Antibiotics and Probiotics - What Is the Difference?

We’ve all taken antibiotics. Let’s talk about Antibiotics and Probiotics. First let’s define them. The word antibiotic means to against life, or to kill life. A Probiotic is just the opposite. It means for life.

What Antibiotics Do

An antibiotic is taken to kill invading unfriendly organisms, after normal methods have failed, and we get sick. These are the bad germs. These are the germs that probably came to bother us, due to a low level of the probiotics, or good bacteria. Probiotics are the friendly bacteria that occur naturally in our intestines and colons.

When we get an infection that calls for antibiotics, the antibiotics kill off some of the good bacteria along with the bad bacteria. This calls for a restocking of our good bacteria. How we can do that is simple. We can take a quality probiotic supplement, eat yogurt, or fermented foods like sauerkraut.

Can You Take Probiotics and Antibiotics Together?

Yes, you can. The benefit is that the probiotics may keep you from having diarrhea, and cramping. The diarrhea could be a result of killing off most of the friendly organisms with the antibiotics. Some say to offset taking the antibiotics, and the probiotics a few hours apart.

What kills off our probiotic organisms? There are many environmental issues due to our modern culture. Water fluoridation and chlorination kill off friendly bacteria. Pollution, food additives, alcohol, smoking, prescriptions, many other elements kill off our friendly organisms.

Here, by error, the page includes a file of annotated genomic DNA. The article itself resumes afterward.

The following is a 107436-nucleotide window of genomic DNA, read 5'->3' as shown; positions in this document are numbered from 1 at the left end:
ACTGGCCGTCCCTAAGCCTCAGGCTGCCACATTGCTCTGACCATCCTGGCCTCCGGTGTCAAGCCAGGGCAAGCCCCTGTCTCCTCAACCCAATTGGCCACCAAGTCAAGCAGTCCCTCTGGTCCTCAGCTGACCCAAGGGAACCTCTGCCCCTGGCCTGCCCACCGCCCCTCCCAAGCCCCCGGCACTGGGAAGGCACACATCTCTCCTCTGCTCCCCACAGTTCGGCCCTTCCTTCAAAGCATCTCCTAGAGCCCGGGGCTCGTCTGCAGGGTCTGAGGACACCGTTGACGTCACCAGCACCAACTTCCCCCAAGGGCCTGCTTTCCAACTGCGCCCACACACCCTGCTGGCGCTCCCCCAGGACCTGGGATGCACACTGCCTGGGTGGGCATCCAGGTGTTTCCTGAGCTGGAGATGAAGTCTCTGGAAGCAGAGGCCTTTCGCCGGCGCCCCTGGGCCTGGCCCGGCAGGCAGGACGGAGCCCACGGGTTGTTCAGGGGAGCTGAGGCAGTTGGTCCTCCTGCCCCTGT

Probiotics are the friendly organisms that protect us from the overgrowths of yeasts and funguses. They also protect us from food borne illnesses, and E-coli bacteria.

85% of the bacteria in our systems should be these friendly organisms that contribute to the health and balance of our digestive systems. According to The Consumers Guide to probiotics, there are many benefits from a healthy level of probiotic organisms in our system.

Benefits of Probiotics

Improved Food Digestion

Better utilization of B vitamin complexes in our foods

Better protection against food poisoning

Better digestion of milk products

Reduced risk of yeast and vaginal infections

Better Immune function

Promotes anti-carcinogenic activity

Helps prevent peptic ulcer caused by H. pylori

Reduces Acne

Reduced Cholesterol

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Page Updated 12/24/2010

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